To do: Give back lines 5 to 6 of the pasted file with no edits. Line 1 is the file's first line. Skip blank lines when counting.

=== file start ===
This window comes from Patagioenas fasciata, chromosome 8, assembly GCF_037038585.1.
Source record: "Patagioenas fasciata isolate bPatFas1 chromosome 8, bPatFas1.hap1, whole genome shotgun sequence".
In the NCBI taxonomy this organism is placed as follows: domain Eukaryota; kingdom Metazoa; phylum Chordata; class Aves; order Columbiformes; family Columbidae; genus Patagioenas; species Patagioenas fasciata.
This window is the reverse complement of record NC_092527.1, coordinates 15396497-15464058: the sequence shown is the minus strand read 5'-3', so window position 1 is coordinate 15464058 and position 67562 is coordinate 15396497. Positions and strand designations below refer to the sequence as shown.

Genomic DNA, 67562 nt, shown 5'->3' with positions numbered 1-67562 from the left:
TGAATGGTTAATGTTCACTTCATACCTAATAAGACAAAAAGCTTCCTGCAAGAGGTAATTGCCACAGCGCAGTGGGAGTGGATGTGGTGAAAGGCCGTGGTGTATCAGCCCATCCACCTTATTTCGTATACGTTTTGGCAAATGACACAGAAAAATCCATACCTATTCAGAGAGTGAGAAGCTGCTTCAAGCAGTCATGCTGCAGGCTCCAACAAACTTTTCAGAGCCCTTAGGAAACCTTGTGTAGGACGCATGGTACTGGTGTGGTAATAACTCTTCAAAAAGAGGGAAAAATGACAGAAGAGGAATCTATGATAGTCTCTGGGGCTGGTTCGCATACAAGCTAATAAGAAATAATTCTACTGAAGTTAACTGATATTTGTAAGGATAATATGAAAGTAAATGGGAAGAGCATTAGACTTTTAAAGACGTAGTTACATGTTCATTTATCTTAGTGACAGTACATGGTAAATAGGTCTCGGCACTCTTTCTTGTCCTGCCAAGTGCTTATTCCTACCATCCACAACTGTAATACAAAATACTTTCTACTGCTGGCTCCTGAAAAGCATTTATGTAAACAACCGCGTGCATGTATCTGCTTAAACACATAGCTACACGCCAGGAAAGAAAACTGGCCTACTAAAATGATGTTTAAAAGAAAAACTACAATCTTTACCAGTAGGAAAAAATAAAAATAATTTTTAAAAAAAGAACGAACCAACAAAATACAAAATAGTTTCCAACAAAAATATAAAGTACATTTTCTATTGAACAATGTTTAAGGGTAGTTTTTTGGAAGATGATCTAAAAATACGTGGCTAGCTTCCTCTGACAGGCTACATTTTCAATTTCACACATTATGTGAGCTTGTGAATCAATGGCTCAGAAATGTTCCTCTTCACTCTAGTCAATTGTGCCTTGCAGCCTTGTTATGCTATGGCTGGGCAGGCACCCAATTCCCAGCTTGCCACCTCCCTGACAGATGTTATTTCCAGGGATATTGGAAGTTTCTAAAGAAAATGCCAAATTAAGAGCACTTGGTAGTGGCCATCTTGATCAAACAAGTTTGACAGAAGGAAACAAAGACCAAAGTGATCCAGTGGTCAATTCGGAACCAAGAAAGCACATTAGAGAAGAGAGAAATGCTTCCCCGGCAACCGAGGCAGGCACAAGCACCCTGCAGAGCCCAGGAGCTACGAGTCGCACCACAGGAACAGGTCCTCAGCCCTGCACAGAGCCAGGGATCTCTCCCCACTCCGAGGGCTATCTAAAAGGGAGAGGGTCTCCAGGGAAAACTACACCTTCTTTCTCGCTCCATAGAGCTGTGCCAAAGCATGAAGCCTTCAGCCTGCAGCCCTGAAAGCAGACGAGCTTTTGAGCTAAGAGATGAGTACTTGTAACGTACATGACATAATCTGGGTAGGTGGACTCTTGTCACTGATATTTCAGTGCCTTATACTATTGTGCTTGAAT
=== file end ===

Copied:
Genomic DNA, 67562 nt, shown 5'->3' with positions numbered 1-67562 from the left:
TGAATGGTTAATGTTCACTTCATACCTAATAAGACAAAAAGCTTCCTGCAAGAGGTAATTGCCACAGCGCAGTGGGAGTGGATGTGGTGAAAGGCCGTGGTGTATCAGCCCATCCACCTTATTTCGTATACGTTTTGGCAAATGACACAGAAAAATCCATACCTATTCAGAGAGTGAGAAGCTGCTTCAAGCAGTCATGCTGCAGGCTCCAACAAACTTTTCAGAGCCCTTAGGAAACCTTGTGTAGGACGCATGGTACTGGTGTGGTAATAACTCTTCAAAAAGAGGGAAAAATGACAGAAGAGGAATCTATGATAGTCTCTGGGGCTGGTTCGCATACAAGCTAATAAGAAATAATTCTACTGAAGTTAACTGATATTTGTAAGGATAATATGAAAGTAAATGGGAAGAGCATTAGACTTTTAAAGACGTAGTTACATGTTCATTTATCTTAGTGACAGTACATGGTAAATAGGTCTCGGCACTCTTTCTTGTCCTGCCAAGTGCTTATTCCTACCATCCACAACTGTAATACAAAATACTTTCTACTGCTGGCTCCTGAAAAGCATTTATGTAAACAACCGCGTGCATGTATCTGCTTAAACACATAGCTACACGCCAGGAAAGAAAACTGGCCTACTAAAATGATGTTTAAAAGAAAAACTACAATCTTTACCAGTAGGAAAAAATAAAAATAATTTTTAAAAAAAGAACGAACCAACAAAATACAAAATAGTTTCCAACAAAAATATAAAGTACATTTTCTATTGAACAATGTTTAAGGGTAGTTTTTTGGAAGATGATCTAAAAATACGTGGCTAGCTTCCTCTGACAGGCTACATTTTCAATTTCACACATTATGTGAGCTTGTGAATCAATGGCTCAGAAATGTTCCTCTTCACTCTAGTCAATTGTGCCTTGCAGCCTTGTTATGCTATGGCTGGGCAGGCACCCAATTCCCAGCTTGCCACCTCCCTGACAGATGTTATTTCCAGGGATATTGGAAGTTTCTAAAGAAAATGCCAAATTAAGAGCACTTGGTAGTGGCCATCTTGATCAAACAAGTTTGACAGAAGGAAACAAAGACCAAAGTGATCCAGTGGTCAATTCGGAACCAAGAAAGCACATTAGAGAAGAGAGAAATGCTTCCCCGGCAACCGAGGCAGGCACAAGCACCCTGCAGAGCCCAGGAGCTACGAGTCGCACCACAGGAACAGGTCCTCAGCCCTGCACAGAGCCAGGGATCTCTCCCCACTCCGAGGGCTATCTAAAAGGGAGAGGGTCTCCAGGGAAAACTACACCTTCTTTCTCGCTCCATAGAGCTGTGCCAAAGCATGAAGCCTTCAGCCTGCAGCCCTGAAAGCAGACGAGCTTTTGAGCTAAGAGATGAGTACTTGTAACGTACATGACATAATCTGGGTAGGTGGACTCTTGTCACTGATATTTCAGTGCCTTATACTATTGTGCTTGAAT